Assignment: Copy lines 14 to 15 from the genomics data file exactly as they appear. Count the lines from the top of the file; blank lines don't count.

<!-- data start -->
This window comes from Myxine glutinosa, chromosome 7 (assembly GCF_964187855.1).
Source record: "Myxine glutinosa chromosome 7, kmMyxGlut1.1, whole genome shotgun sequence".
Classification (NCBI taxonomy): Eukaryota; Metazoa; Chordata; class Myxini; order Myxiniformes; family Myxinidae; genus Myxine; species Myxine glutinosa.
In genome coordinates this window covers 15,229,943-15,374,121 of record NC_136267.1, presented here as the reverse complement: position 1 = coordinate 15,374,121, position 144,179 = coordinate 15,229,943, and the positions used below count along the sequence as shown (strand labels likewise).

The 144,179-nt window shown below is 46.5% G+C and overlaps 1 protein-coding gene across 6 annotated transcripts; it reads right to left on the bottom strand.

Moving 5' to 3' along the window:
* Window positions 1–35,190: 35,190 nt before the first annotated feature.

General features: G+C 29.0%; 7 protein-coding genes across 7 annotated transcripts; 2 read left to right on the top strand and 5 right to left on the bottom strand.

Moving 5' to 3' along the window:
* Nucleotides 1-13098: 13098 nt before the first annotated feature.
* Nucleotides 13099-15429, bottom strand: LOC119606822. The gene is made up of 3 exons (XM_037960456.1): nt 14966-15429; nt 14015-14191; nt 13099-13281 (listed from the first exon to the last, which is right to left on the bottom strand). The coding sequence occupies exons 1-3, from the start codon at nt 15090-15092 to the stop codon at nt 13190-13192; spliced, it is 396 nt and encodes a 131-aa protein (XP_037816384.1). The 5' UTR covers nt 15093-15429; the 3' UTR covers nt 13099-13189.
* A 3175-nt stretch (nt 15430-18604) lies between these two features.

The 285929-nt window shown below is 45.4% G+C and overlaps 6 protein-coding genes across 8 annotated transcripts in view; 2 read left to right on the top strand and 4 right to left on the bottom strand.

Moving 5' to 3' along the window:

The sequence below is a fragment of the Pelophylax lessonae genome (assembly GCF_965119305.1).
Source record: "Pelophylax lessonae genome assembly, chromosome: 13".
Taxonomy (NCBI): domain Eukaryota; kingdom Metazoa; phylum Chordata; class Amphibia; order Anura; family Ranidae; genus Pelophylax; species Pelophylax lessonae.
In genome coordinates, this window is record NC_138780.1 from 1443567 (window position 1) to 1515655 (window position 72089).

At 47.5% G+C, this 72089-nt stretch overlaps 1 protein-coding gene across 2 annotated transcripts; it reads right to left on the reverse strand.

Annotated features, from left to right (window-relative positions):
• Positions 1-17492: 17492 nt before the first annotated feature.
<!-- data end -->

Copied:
Moving 5' to 3' along the window:

The sequence below is a fragment of the Pelophylax lessonae genome (assembly GCF_965119305.1).